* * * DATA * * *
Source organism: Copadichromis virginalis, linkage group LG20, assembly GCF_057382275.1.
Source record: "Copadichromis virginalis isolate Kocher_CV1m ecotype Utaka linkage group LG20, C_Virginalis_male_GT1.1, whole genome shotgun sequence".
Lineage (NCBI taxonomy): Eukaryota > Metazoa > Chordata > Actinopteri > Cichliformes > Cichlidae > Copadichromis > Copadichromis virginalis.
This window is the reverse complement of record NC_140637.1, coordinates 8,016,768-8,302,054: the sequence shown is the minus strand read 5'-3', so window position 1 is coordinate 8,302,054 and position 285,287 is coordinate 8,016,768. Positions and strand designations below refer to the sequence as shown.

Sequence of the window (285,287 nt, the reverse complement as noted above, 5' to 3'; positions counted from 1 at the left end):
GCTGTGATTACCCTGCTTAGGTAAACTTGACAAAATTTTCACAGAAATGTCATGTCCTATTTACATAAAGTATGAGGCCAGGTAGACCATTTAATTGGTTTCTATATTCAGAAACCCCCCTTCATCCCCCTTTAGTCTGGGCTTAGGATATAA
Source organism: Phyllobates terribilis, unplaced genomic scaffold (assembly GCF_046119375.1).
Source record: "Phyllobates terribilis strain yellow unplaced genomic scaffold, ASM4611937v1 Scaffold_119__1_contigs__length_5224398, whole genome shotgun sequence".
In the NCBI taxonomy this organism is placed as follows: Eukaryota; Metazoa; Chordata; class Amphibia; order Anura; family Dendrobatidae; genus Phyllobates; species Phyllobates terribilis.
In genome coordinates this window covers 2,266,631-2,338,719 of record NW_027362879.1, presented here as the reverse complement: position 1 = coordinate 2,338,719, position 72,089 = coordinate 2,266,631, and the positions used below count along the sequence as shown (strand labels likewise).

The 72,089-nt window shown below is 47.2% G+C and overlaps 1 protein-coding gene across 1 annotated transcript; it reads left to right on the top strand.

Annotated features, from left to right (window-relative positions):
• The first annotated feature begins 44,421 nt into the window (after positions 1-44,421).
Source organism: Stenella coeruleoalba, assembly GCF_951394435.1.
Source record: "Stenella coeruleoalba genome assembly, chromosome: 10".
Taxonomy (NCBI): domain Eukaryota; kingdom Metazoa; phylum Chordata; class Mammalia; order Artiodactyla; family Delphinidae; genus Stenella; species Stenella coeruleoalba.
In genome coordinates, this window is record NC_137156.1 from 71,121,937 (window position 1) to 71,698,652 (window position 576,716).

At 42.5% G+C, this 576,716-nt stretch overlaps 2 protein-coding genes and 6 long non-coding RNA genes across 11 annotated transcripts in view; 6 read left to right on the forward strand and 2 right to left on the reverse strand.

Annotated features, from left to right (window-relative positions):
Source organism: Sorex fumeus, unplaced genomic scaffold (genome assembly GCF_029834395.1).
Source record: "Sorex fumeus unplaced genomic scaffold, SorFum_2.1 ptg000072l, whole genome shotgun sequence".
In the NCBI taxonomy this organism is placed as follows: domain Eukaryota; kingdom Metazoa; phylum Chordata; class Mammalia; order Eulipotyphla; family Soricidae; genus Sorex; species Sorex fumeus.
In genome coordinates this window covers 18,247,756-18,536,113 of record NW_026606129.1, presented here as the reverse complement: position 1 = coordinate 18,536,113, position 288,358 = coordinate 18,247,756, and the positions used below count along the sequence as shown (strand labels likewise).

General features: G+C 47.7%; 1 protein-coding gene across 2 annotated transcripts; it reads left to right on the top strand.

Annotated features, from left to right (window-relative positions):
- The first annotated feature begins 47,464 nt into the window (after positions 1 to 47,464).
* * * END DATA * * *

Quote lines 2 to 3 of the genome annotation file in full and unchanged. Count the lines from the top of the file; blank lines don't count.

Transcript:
Source record: "Copadichromis virginalis isolate Kocher_CV1m ecotype Utaka linkage group LG20, C_Virginalis_male_GT1.1, whole genome shotgun sequence".
Lineage (NCBI taxonomy): Eukaryota > Metazoa > Chordata > Actinopteri > Cichliformes > Cichlidae > Copadichromis > Copadichromis virginalis.